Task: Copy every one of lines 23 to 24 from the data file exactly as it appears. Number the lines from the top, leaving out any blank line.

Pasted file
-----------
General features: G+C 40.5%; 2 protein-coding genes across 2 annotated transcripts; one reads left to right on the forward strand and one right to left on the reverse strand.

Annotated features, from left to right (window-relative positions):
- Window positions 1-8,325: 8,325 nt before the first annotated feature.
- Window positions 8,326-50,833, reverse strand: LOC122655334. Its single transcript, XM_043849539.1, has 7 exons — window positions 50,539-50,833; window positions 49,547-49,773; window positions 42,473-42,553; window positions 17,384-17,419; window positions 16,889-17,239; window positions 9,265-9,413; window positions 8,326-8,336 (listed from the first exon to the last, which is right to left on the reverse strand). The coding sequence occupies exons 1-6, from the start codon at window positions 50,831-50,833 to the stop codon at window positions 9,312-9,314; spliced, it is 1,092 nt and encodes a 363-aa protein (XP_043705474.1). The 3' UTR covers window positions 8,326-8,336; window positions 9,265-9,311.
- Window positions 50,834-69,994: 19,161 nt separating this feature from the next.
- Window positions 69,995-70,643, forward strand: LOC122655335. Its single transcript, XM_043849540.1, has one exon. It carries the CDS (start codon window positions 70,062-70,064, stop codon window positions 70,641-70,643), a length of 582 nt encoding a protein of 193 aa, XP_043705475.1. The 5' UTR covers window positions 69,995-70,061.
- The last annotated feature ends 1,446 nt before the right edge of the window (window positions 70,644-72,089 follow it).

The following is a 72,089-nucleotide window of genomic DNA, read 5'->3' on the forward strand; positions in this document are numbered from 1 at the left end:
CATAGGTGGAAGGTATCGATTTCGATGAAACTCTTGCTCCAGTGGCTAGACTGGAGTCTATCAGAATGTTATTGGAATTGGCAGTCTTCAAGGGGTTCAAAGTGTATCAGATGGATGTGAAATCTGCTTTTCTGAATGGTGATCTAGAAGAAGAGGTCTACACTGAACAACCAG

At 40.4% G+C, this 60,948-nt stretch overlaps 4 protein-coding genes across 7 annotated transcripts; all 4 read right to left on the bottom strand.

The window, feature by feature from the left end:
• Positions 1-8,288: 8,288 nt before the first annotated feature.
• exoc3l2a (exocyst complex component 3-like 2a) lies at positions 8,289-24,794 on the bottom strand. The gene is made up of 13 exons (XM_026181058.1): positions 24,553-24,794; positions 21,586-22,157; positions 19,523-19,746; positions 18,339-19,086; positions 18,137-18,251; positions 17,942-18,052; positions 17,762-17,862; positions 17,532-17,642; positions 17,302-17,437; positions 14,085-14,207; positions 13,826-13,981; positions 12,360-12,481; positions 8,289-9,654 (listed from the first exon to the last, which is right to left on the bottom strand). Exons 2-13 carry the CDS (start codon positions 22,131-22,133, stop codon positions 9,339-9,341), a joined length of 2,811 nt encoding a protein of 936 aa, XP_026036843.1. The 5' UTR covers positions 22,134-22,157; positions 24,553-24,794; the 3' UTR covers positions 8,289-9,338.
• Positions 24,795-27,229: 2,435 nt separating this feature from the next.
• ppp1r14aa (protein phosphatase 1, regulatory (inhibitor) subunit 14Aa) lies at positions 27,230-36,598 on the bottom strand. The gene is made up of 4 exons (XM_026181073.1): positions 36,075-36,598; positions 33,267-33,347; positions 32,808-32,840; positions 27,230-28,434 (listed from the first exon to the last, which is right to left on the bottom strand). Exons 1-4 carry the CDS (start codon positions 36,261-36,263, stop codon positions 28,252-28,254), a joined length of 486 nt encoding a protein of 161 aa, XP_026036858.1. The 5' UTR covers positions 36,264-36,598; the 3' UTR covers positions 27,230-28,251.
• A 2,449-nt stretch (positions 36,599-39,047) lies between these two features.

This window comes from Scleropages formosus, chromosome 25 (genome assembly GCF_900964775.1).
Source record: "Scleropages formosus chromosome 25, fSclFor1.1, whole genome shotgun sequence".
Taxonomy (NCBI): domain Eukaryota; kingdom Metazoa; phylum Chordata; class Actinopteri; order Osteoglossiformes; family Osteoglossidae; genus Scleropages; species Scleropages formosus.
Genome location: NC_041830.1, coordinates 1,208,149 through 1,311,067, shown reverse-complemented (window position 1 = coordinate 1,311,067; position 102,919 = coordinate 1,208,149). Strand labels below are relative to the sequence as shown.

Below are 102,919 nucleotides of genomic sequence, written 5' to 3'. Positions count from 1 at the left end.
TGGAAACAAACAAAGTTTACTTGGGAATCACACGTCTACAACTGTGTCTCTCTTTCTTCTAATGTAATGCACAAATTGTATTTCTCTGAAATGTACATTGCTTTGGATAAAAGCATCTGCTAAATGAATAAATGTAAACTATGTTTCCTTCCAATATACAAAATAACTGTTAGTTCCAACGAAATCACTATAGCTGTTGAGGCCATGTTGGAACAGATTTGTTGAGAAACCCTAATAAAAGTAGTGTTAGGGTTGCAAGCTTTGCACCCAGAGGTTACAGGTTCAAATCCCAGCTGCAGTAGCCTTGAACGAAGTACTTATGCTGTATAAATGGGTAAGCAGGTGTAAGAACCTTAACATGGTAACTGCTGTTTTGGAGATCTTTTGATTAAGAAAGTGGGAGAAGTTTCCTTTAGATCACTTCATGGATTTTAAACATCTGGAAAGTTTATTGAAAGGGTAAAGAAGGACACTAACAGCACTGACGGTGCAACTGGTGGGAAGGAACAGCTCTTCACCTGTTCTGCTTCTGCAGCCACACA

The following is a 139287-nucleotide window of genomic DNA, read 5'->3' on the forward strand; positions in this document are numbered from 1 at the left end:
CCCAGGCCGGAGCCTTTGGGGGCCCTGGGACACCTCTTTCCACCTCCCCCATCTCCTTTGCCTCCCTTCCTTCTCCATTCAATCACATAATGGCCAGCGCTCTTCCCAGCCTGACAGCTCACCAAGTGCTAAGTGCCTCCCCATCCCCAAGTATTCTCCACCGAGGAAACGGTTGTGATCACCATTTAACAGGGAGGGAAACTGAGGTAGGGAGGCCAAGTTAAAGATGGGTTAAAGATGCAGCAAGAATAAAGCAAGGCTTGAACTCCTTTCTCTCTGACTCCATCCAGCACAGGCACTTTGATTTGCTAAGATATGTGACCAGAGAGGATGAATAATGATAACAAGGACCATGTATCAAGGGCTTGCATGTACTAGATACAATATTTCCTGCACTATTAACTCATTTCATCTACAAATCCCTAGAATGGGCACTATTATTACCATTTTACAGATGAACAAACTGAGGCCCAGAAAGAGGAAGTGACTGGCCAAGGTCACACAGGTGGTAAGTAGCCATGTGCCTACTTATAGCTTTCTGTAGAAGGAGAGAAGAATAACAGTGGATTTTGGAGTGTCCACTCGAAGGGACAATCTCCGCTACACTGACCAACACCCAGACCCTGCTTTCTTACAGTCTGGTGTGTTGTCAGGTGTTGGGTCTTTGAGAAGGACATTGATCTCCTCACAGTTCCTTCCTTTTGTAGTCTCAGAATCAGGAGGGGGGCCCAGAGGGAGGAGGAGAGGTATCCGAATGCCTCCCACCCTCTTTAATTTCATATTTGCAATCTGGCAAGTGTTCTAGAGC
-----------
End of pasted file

The following is a 139287-nucleotide window of genomic DNA, read 5'->3' on the forward strand; positions in this document are numbered from 1 at the left end:
CCCAGGCCGGAGCCTTTGGGGGCCCTGGGACACCTCTTTCCACCTCCCCCATCTCCTTTGCCTCCCTTCCTTCTCCATTCAATCACATAATGGCCAGCGCTCTTCCCAGCCTGACAGCTCACCAAGTGCTAAGTGCCTCCCCATCCCCAAGTATTCTCCACCGAGGAAACGGTTGTGATCACCATTTAACAGGGAGGGAAACTGAGGTAGGGAGGCCAAGTTAAAGATGGGTTAAAGATGCAGCAAGAATAAAGCAAGGCTTGAACTCCTTTCTCTCTGACTCCATCCAGCACAGGCACTTTGATTTGCTAAGATATGTGACCAGAGAGGATGAATAATGATAACAAGGACCATGTATCAAGGGCTTGCATGTACTAGATACAATATTTCCTGCACTATTAACTCATTTCATCTACAAATCCCTAGAATGGGCACTATTATTACCATTTTACAGATGAACAAACTGAGGCCCAGAAAGAGGAAGTGACTGGCCAAGGTCACACAGGTGGTAAGTAGCCATGTGCCTACTTATAGCTTTCTGTAGAAGGAGAGAAGAATAACAGTGGATTTTGGAGTGTCCACTCGAAGGGACAATCTCCGCTACACTGACCAACACCCAGACCCTGCTTTCTTACAGTCTGGTGTGTTGTCAGGTGTTGGGTCTTTGAGAAGGACATTGATCTCCTCACAGTTCCTTCCTTTTGTAGTCTCAGAATCAGGAGGGGGGCCCAGAGGGAGGAGGAGAGGTATCCGAATGCCTCCCACCCTCTTTAATTTCATATTTGCAATCTGGCAAGTGTTCTAGAGC